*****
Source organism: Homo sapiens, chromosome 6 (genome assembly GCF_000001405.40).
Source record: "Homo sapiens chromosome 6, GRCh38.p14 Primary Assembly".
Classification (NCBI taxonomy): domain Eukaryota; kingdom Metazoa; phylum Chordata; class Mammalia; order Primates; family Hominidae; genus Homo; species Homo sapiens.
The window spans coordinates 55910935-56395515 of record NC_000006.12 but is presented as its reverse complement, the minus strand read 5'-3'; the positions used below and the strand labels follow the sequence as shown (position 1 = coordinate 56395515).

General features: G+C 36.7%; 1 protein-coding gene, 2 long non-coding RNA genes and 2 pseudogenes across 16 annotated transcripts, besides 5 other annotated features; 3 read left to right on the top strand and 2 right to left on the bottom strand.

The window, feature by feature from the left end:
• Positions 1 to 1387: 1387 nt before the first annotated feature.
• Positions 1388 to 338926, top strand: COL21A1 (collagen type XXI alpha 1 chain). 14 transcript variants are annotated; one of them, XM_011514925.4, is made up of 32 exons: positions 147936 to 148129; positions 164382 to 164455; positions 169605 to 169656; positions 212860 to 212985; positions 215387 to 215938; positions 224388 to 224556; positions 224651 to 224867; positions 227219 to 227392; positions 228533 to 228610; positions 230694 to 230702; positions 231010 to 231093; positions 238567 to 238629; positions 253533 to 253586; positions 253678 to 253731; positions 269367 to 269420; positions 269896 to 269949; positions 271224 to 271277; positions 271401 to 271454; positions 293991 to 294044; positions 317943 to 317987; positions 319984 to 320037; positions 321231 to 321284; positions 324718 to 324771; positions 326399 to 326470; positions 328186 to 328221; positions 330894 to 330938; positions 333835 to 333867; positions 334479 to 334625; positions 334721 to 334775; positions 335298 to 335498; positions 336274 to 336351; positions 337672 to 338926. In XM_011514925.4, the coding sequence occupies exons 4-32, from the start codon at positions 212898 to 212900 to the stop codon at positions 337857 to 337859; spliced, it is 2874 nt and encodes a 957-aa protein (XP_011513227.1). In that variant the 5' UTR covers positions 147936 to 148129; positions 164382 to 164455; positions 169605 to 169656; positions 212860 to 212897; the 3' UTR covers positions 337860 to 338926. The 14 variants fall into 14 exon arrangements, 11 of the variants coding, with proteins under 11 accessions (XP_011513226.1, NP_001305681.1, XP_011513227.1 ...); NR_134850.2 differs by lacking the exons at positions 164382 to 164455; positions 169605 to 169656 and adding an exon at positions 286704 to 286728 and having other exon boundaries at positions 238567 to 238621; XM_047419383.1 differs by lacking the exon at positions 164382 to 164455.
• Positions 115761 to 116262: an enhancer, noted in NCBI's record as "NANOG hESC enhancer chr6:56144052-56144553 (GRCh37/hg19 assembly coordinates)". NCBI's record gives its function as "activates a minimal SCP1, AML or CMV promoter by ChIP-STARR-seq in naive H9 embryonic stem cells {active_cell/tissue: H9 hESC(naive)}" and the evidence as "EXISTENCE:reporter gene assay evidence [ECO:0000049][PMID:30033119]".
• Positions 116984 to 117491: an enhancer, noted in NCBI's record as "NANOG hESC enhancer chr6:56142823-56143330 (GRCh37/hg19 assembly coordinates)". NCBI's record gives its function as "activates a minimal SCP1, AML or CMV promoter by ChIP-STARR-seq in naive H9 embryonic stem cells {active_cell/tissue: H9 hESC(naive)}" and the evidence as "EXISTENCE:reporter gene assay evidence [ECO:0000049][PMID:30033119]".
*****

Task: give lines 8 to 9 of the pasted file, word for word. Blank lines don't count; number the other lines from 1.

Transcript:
• Positions 1388 to 338926, top strand: COL21A1 (collagen type XXI alpha 1 chain). 14 transcript variants are annotated; one of them, XM_011514925.4, is made up of 32 exons: positions 147936 to 148129; positions 164382 to 164455; positions 169605 to 169656; positions 212860 to 212985; positions 215387 to 215938; positions 224388 to 224556; positions 224651 to 224867; positions 227219 to 227392; positions 228533 to 228610; positions 230694 to 230702; positions 231010 to 231093; positions 238567 to 238629; positions 253533 to 253586; positions 253678 to 253731; positions 269367 to 269420; positions 269896 to 269949; positions 271224 to 271277; positions 271401 to 271454; positions 293991 to 294044; positions 317943 to 317987; positions 319984 to 320037; positions 321231 to 321284; positions 324718 to 324771; positions 326399 to 326470; positions 328186 to 328221; positions 330894 to 330938; positions 333835 to 333867; positions 334479 to 334625; positions 334721 to 334775; positions 335298 to 335498; positions 336274 to 336351; positions 337672 to 338926. In XM_011514925.4, the coding sequence occupies exons 4-32, from the start codon at positions 212898 to 212900 to the stop codon at positions 337857 to 337859; spliced, it is 2874 nt and encodes a 957-aa protein (XP_011513227.1). In that variant the 5' UTR covers positions 147936 to 148129; positions 164382 to 164455; positions 169605 to 169656; positions 212860 to 212897; the 3' UTR covers positions 337860 to 338926. The 14 variants fall into 14 exon arrangements, 11 of the variants coding, with proteins under 11 accessions (XP_011513226.1, NP_001305681.1, XP_011513227.1 ...); NR_134850.2 differs by lacking the exons at positions 164382 to 164455; positions 169605 to 169656 and adding an exon at positions 286704 to 286728 and having other exon boundaries at positions 238567 to 238621; XM_047419383.1 differs by lacking the exon at positions 164382 to 164455.
• Positions 115761 to 116262: an enhancer, noted in NCBI's record as "NANOG hESC enhancer chr6:56144052-56144553 (GRCh37/hg19 assembly coordinates)". NCBI's record gives its function as "activates a minimal SCP1, AML or CMV promoter by ChIP-STARR-seq in naive H9 embryonic stem cells {active_cell/tissue: H9 hESC(naive)}" and the evidence as "EXISTENCE:reporter gene assay evidence [ECO:0000049][PMID:30033119]".